Taste Test: Via Loma
In March 2009, we polled users of our 7 Nights website about what kind of restaurant they’d most like to see open in the Burlington area. A third of all respondents were desperate for a tapas spot. Less than a year later, in February 2010, Rob Minichiello announced that he would open Via Loma the following month.
The Boston native began renovating the building at Main and South Champlain that previously held Bosnian café Euro Corner. He encountered a wave of bad luck, ranging from a bum business partner to contractor problems. By the time Via Loma served its first meal in late October, restaurant watchers were salivating.
I was among them. But after two visits, I’m no longer feeling quite so eager. Now I’m just a little hungry, and also a bit annoyed.
Right before we were originally set to run this story, Minichiello called to inform me that the entire menu had changed, and whatever I wrote would be out of date. In fact, he said he didn’t have ingredients to prepare any of the dishes I’d tasted at my two meals, so a photographer couldn’t shoot them.
When I returned to Via Loma, I did find some new dishes on the menu, now typed instead of handwritten. While I didn’t stay for a third meal, I saw no evidence of a complete overhaul. What I found was a restaurant that appeared to be afraid to embrace its own concept.
When I first entered Via Loma on a cold Saturday night, its warmth was a comforting refuge. I was seated with a view of a rough-hewn wood chandelier that, with its trappings of gold, looked like it had been retrofitted from a pirate’s chest. The acoustics of the small space, which has no soft chairs or other absorbent surfaces, occasionally made it difficult to engage in conversation. But the setting gave the overall impression of a tasteful combination of modern and old-time Spanish décor.
I found the service eager during both my Via Loma meals, if still a tad green. On my second visit, it went somewhat over the top when a manager recognized me and took it on herself to come to my table and describe each dish as it emerged from the kitchen.
Even special treatment couldn’t save me from some exposure to major faux pas that night. My server explained at the beginning of the meal that dishes came in two sizes: Pinchos, she said, were large enough for sharing, while tapas were “literally like a small snack.” Too bad she got it backward.
I ordered the lamb bocadillo hoping for two lamb burgers but received only one. I asked for a second and waited. Around the 25-minute mark, I was ready to cancel the second slider, but my server had disappeared. When the manager presented me with the small plate, 40 minutes after my request, she graciously offered to buy it for me.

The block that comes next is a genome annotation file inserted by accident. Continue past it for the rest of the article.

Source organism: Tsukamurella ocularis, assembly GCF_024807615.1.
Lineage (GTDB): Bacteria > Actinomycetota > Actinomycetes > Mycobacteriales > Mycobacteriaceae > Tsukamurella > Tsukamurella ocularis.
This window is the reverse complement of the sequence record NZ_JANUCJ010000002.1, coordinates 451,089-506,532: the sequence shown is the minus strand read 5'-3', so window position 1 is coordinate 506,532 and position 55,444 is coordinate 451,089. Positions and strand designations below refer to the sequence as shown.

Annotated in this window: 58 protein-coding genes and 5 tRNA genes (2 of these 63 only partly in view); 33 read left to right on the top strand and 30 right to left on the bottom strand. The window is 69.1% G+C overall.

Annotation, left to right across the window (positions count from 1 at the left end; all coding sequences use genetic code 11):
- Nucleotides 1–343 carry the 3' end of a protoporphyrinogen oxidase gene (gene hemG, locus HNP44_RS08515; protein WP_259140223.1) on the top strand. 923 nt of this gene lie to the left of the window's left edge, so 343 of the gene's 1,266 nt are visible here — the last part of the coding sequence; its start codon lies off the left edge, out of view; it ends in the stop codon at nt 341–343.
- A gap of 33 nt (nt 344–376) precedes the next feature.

While not the traditional baguette sandwich I expected from its name, the lamb bocadillo was worth a wait. A fluffy bun with crispy edges housed a juicy patty of sweet lamb spiced with cumin. I wanted to thank the Moors for bringing me this wonderful slider.
The plate’s other elements were slightly less successful. Slices of fennel were unevenly cooked — some were tough; others melted in my mouth with the taste of licorice candy. Home-fry-like potatoes reminded me of toasted marshmallows, crisp outside and delightfully soft inside. They were seasoned solely with dried oregano; a little salt would have been greatly appreciated.
The lamb slider is one of the dishes that has been revamped since my first visit. Now called a “Basque sausage,” the ground lamb dish retains the fennel, but, according to the new menu, has lost the potatoes in favor of white beans and a brandy-and-veal demi-glace.
I am a sucker for Catalonian pan de tomate. The simple bread rubbed with garlic and tomato can be enchanting, and I’ve had great renditions thereof at Bluebird Tavern in Burlington and Tasca in Plainfield. This one missed the mark. The underseasoned tomato-and-garlic jam spread on crispy bread evoked school-cafeteria French-bread pizza. The ham was a nice touch, but there wasn’t enough. No matter — it’s no longer part of the dish.
A $4 portion of sweet and spicy almonds was among the more successful pinchos. (The price has since been lowered to $3.) The sugar- and paprika-coated nuts were addictive. I also couldn’t seem to stop eating my $6 large plate of sheep’s-milk manchego cheese. Through its slightly powdery texture emerged a wonderful, mouth-coating umami creaminess. Warm, olive-oil-coated bread was a fine vehicle for the cheese, though a minute or two on the grill would have enhanced its character.